Life, as they say, imitates art. The residents of a Mid-City home featured in American Horror Story claim their gorgeous Victorian mansion has become a nightmare thanks to a deluge of fans constantly trying to get a glimpse of the property.
Anthology series American Horror Story debuted in 2011 with their “Murder House” season. As the story commences, the Harmon Family is seen doing what every family in every horror movie does: moving into a new house to escape a turmoiled past. Unfortunately, their beautiful new home is seriously haunted by several spirits who died in the home, as it seems every occupant does.
The show includes both fictional tales as well as elements of Los Angeles culture and true crime, including the Black Dahlia murder. In one scene, a tour bus drives past the home declaring it a ‘murder house.’ That tour is a pretty clear nod to Los Angeles’ own Dearly Departed Tours. In another episode, true-crime fanatics obsessed with serial killers break into the home, hoping to re-enact the murder of two college students that occurred there in the 1960s.
In real life, the Harmons’ murder house is actually the less sinister Rosenheim Mansion, built in 1908. It’s owned by actor Angela Oakenfold and cardiologist Dr. Ernst von Schwarz, who purchased the 6-bed, 5-bath home in 2015 for $3.2 million.
According to real estate site The Real Deal, Oakenfold and von Schwarz filed a claim against the brokers who handled the sale in Los Angeles County Superior Court on February 7. They say the brokers failed to tell them the home was a “macabre tourist attraction,” and they’ve since been harassed by fans who allegedly trespass, attempt to break in, and otherwise bother them. Their lawyer, Doug Vanderpool, told The Real Deal that the incidents began happening shortly after the couple moved in, and that the break-in attempts occur on a “weekly” basis. Vanderpool said that just a week before he stopped by the home to discuss the case with the couple, they had to call the police after someone allegedly broke a window in their kitchen.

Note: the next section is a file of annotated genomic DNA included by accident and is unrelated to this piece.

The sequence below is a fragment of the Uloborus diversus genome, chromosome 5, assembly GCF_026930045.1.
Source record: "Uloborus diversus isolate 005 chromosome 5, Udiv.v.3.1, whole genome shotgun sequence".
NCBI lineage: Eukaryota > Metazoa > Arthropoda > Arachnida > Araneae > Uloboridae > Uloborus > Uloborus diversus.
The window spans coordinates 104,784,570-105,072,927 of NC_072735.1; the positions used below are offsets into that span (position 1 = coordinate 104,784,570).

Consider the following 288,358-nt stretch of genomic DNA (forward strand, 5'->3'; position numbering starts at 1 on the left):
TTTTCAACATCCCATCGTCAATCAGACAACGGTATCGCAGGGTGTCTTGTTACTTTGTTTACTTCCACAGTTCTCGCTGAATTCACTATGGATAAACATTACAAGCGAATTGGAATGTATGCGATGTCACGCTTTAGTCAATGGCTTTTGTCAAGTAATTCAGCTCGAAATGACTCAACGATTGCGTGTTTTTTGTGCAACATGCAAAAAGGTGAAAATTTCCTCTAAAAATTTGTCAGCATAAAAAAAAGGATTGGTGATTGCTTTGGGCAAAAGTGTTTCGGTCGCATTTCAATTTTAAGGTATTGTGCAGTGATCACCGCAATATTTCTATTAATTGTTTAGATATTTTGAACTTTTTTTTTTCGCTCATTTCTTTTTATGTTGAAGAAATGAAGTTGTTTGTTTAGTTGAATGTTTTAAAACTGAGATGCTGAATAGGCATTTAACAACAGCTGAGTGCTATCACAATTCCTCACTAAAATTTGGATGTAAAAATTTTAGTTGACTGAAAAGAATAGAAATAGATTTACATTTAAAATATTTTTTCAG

Vanderpool also mentioned that the home was, in fact, haunted by two ghosts. The spirits are not mentioned in the suit, as the residents seem more concerned with their corporeal nuisances. The couple has also complained of various issues with the house, including damage to the roof and mold. They are seeking compensatory and punitive damages.
The brokers, Stephen Apelian and Joyce Rey of Coldwell Banker, told BuzzFeed News, that it’s “disappointing” when a client is unhappy, but they “have no doubt that the truthful facts of this case will resolve this matter in our favor.”
Fun fact: Buffy the Vampire Slayer fans might also recognize the home from the season 4 episode “Fear Itself,” in which Buffy and her friends get trapped in a frat house that manifests their worst nightmares in order to summon a demon that feeds on fear. So, sure, the house may be a little typecast.
Oddly enough, Oakenfold and von Schwarz are not the first people to move into a famous movie or TV home only to find out the nightmare is coming from inside the house.
Norma Sutcliffe and Gerald Helfrich sued the Warner Brothers Co., claiming an endless stream of trespassers and ghost hunters began bothering them after the release of The Conjuring (2013). The Conjuring was based on the supposedly real-life haunting of the Perron family in the 1970s. Sutcliffe and Helfrich did not live in the home where the movie was filmed, but in the actual farmhouse where the actual Perron family lived.
Similarly, the owners of the Albuquerque home used as Walter and Skyler White’s house in Breaking Bad have complained that fans routinely throw pizzas onto their roof, replicating a famous scene from the AMC series. Series creator Vince Gilligan has asked fans to stop, and the couple has even installed a fence to try to curb the pizza tossing.